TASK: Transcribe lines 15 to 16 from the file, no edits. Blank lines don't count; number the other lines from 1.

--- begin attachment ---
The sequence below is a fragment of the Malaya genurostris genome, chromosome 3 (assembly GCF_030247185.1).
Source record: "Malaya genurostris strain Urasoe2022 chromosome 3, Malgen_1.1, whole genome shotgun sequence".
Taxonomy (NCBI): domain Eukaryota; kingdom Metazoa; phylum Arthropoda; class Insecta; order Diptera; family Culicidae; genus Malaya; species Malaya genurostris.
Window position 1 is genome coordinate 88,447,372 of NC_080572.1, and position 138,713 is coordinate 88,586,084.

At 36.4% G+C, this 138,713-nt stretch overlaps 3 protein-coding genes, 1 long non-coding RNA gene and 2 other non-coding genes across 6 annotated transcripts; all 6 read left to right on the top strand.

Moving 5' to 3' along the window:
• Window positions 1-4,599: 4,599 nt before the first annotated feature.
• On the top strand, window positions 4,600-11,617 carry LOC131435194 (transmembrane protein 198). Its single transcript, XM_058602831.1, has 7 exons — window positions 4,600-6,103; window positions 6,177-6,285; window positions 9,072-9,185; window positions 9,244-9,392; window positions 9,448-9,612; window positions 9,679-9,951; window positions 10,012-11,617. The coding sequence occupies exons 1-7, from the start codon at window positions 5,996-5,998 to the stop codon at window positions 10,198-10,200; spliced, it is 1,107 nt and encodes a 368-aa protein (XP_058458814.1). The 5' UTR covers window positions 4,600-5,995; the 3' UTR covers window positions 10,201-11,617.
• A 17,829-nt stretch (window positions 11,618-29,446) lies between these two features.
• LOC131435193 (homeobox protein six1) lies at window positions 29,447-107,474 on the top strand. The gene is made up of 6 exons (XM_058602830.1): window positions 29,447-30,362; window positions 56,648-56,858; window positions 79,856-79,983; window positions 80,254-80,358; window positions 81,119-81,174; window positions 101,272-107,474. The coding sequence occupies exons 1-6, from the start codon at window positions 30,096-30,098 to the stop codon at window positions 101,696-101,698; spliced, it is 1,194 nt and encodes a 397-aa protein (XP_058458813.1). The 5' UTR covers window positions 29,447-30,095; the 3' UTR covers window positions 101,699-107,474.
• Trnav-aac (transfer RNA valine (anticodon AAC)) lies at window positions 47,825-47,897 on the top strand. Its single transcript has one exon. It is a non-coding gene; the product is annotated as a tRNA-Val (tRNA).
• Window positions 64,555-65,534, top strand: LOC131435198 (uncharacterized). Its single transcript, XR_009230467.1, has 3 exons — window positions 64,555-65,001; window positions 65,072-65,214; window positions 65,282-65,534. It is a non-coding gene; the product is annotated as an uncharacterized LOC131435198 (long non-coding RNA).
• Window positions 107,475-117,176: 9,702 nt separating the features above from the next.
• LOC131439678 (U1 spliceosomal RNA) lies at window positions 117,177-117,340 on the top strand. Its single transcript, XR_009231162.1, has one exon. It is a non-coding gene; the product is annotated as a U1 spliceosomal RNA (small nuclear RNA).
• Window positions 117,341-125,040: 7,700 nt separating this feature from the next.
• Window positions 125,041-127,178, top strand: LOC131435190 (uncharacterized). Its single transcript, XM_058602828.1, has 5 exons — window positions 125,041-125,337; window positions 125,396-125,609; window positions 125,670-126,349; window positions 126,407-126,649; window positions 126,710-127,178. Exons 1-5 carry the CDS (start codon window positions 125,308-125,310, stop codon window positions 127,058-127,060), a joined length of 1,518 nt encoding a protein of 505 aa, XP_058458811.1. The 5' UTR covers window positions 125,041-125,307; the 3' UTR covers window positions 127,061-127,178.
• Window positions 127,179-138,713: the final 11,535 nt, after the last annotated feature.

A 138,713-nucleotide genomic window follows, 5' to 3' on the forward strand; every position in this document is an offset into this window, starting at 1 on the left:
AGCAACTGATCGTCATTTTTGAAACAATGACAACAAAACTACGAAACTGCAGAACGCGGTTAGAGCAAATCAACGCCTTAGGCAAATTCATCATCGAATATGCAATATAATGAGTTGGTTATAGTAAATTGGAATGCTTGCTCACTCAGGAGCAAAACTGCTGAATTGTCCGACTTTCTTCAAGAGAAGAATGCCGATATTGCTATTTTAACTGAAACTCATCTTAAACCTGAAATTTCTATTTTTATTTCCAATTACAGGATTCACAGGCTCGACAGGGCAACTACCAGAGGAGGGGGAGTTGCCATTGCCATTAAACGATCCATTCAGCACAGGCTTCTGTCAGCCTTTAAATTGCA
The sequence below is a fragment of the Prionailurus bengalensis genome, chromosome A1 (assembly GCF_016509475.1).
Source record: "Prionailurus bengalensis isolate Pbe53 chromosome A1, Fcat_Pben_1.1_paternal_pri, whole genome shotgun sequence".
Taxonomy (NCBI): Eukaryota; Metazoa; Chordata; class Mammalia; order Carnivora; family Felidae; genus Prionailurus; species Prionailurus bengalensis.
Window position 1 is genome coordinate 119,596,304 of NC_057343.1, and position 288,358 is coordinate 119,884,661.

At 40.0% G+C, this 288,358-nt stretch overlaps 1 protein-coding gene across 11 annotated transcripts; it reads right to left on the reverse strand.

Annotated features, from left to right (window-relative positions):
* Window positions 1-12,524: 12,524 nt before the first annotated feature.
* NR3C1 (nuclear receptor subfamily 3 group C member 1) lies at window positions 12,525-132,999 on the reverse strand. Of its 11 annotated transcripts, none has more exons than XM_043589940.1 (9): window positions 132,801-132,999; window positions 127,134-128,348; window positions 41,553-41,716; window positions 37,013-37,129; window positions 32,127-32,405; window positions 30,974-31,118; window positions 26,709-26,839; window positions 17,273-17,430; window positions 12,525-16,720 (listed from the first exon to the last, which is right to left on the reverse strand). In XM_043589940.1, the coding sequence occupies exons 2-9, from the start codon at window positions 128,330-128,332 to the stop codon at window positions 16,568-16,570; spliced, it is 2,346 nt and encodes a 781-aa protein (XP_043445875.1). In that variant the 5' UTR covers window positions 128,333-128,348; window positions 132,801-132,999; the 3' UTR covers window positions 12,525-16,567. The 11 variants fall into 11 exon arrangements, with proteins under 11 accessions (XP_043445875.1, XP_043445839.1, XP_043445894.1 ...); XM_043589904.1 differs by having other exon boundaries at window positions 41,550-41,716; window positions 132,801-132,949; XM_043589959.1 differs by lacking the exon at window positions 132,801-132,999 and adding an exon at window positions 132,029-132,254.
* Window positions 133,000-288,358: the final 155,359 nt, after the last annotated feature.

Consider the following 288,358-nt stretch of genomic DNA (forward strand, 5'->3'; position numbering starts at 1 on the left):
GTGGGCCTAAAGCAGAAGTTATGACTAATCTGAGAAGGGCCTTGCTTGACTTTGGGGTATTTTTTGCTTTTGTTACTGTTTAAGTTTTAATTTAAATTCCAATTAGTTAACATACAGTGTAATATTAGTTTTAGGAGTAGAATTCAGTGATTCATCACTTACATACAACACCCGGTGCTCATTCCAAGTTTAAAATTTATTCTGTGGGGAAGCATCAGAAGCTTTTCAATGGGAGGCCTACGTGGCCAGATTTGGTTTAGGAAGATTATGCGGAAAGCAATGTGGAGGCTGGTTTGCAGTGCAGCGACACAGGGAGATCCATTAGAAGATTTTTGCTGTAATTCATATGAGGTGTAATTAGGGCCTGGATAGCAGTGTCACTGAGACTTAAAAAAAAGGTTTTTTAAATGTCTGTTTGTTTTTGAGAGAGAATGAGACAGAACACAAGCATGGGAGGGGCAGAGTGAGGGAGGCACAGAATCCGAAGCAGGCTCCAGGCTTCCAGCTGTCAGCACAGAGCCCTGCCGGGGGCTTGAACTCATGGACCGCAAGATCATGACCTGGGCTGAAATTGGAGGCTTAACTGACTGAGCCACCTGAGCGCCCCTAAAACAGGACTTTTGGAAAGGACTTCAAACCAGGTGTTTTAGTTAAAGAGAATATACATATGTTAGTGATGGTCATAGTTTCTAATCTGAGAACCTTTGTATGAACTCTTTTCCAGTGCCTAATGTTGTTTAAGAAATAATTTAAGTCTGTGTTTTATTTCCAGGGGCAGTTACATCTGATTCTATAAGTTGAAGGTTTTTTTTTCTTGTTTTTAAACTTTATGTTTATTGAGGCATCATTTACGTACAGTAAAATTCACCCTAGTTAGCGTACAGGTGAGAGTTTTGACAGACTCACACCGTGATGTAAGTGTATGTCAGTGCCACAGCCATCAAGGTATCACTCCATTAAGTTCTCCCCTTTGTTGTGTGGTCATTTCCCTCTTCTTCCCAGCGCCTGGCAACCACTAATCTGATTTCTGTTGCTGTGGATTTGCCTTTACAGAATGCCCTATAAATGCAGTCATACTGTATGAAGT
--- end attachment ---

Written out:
• Window positions 117,341-125,040: 7,700 nt separating this feature from the next.
• Window positions 125,041-127,178, top strand: LOC131435190 (uncharacterized). Its single transcript, XM_058602828.1, has 5 exons — window positions 125,041-125,337; window positions 125,396-125,609; window positions 125,670-126,349; window positions 126,407-126,649; window positions 126,710-127,178. Exons 1-5 carry the CDS (start codon window positions 125,308-125,310, stop codon window positions 127,058-127,060), a joined length of 1,518 nt encoding a protein of 505 aa, XP_058458811.1. The 5' UTR covers window positions 125,041-125,307; the 3' UTR covers window positions 127,061-127,178.